There are a lot of things to love about Christmas.
Long country walks.
Oh, and there are Christmas movies.
Seriously, there’s not much better than snuggling on the sofa, freshly popped popcorn by your side, and a Christmas movie on the box.
I have my own tradition at home that I love to watch a blockbuster movie on Christmas Eve while doing any last-minute wrapping. The remainder of the holiday season though, I’m ALL about the schmaltz. The more sentimental, the better, right?
Like many families, I suspect, we almost never buy DVDs any more – everything we watch is streamed or downloaded. We are big users of Sky On Demand and Sky Movies in our house – and never more so than at Christmas.
If you’re not already a Sky Movies customer, did you know that you can win your family 12 months of Sky services – for free – this Christmas? All you have to do is create and upload a sprout-flavoured festive version of your favourite movie. Then you can share it with the #SproutMovies hashtag.
If you’re in need of a laugh, here’s our 90 second Star Wars Christmas movie. Complete with sprouts.
Oh, and while you’re at it, here’s my definitive list of the most schmaltzy, festive, brilliant, warm and fuzzy, can’t-miss-em Christmas movies, including a few the kids will enjoy, and some best enjoyed while sprawled on a sofa with a large glass of mulled wine. And a mince pie, obvs.
Ultimate Christmas Movie List (Sprouts Optional)
Endlessly quoted by just about everyone you know, this tale of a man-child set loose on a Manhattan Christmas is still good enough to make you laugh on the 10th time round. I don’t think I could be friends with someone who didn’t laugh at this movie. I know. But it’s THAT good.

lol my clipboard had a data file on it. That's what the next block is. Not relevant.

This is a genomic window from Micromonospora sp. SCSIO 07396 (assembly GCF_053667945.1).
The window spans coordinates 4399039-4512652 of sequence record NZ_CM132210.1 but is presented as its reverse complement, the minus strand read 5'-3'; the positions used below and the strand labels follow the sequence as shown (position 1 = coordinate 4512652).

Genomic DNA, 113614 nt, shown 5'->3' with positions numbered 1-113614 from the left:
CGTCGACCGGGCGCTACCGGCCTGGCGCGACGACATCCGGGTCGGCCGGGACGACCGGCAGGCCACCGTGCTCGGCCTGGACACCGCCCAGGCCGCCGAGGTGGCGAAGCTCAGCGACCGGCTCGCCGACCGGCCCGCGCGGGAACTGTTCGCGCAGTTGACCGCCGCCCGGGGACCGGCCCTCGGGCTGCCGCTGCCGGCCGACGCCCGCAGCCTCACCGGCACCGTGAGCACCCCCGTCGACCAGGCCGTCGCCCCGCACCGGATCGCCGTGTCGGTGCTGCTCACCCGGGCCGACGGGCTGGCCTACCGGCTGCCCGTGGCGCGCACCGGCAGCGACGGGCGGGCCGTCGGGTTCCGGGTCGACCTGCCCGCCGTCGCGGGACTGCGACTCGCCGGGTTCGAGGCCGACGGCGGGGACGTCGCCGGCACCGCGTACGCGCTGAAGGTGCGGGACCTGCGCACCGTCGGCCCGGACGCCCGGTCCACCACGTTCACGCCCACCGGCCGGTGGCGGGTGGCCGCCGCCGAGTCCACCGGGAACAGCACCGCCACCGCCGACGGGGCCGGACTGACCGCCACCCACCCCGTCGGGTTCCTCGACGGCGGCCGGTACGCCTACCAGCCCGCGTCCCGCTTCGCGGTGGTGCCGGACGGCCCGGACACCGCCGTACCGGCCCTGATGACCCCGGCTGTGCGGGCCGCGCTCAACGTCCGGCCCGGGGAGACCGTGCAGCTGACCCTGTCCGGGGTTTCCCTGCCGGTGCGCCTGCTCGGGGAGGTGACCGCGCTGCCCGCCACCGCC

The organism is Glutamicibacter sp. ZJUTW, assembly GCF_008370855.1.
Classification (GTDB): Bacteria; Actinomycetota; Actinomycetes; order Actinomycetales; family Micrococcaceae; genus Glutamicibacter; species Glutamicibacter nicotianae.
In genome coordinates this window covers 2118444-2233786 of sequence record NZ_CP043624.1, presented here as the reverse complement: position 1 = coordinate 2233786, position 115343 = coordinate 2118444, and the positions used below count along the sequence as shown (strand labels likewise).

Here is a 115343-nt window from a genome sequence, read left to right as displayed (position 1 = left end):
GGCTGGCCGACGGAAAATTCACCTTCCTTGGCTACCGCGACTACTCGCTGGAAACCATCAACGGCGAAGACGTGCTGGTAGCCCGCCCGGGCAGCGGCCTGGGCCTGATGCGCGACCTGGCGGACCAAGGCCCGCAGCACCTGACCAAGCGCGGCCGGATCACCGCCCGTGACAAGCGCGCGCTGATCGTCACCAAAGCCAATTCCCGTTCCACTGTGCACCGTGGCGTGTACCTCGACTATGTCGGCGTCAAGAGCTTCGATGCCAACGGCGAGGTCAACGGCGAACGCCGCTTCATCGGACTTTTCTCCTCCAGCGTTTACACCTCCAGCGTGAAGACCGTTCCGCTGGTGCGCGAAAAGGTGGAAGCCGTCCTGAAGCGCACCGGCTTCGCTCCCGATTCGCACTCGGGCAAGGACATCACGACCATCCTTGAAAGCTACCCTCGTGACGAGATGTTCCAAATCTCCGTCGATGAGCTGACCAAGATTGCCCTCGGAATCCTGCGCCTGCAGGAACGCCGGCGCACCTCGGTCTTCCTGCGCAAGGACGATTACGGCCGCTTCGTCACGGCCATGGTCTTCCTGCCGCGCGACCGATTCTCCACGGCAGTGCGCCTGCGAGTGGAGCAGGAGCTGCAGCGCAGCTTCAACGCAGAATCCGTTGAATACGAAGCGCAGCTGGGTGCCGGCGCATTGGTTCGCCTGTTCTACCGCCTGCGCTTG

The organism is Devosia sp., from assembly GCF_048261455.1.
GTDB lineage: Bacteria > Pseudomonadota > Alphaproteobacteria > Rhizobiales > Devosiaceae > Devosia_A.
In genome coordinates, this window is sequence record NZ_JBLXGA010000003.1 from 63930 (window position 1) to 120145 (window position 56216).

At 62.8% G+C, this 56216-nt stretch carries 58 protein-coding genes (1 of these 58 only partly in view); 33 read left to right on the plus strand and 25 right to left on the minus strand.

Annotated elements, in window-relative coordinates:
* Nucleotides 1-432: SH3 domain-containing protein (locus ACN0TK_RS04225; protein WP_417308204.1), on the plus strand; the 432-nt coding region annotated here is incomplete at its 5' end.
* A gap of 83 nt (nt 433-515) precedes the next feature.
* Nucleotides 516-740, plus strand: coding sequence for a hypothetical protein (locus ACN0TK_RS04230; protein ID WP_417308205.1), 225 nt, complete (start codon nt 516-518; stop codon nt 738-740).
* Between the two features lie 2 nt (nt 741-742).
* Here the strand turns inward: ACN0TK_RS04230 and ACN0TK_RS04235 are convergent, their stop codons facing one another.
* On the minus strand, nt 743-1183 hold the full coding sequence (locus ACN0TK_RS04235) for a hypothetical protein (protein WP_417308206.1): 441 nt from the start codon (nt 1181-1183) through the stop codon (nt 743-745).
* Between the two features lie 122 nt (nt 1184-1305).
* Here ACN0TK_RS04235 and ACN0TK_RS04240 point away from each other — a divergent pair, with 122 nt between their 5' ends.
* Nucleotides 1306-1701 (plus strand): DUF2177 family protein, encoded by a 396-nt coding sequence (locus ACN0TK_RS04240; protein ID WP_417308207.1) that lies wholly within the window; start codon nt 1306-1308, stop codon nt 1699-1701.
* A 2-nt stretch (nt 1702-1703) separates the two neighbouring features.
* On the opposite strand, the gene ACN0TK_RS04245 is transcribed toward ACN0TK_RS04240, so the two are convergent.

“I like to smile, smiling’s my favourite.”
National Lampoon’s Christmas Vacation (1989)
A work of anarchic genius that older kids will love – there are faulty fairy lights, tree infernos, exploding turkeys, turbo-power sledding and mad relatives. What’s not to love? And at the heart of it all is a family guy who just wants everyone to love Christmas.
“Eddie, if I woke up tomorrow with my head sewn to the carpet, I couldn’t be more surprised”
Just Friends (2005)
This is one of my favourite festive flicks – it tells the story of Chris (Ryan Reynolds) a former fat geek who grows up to be a cool LA producer type. Chris gets stuck in his home town one Christmas along with a psychotic Paris Hilton lookalike – and runs into his high school crush. It’s a sentimental romance at heart, but there’s a healthy dose of edge, violence and sharp humour. There’s quite a lot of bloodshed. But it’s funny bloodshed.
Jamie slaps Chris
Chris: You slap like a cheerleader
Jamie punches him in the face
I’ll confess I’m not a big fan of It’s a Wonderful Life, tending to think that actually George Bailey’s life seems a bit rubbish, all things considered (this is probably why people tell me I’m dead inside). Anyway, I love a good pastiche, and Gremlins is about as good as it gets – small town America goes haywire at Christmas after cute critters turn feral. Awesome.
The most important rule, the rule you can never forget, no matter how much he cries, no matter how much he begs, never feed him after midnight.
Muppet Christmas Carol (1992)
Of all the versions of the Dickens classic, including the tedious and borderline sinister Jim Carrey version, this is hands down the best version of Christmas Carol. It’s got great songs, it’s laugh out loud funny, and not TOO scary to watch with little kids. And watch the credits for some great in-jokes including a credit for Rizzo’s personal caterer.
Rizzo: Boy, that’s scary stuff! Should we be worried about the kids in the audience?
Gonzo: Nah, it’s all right. This is culture.
Fred Claus (2007)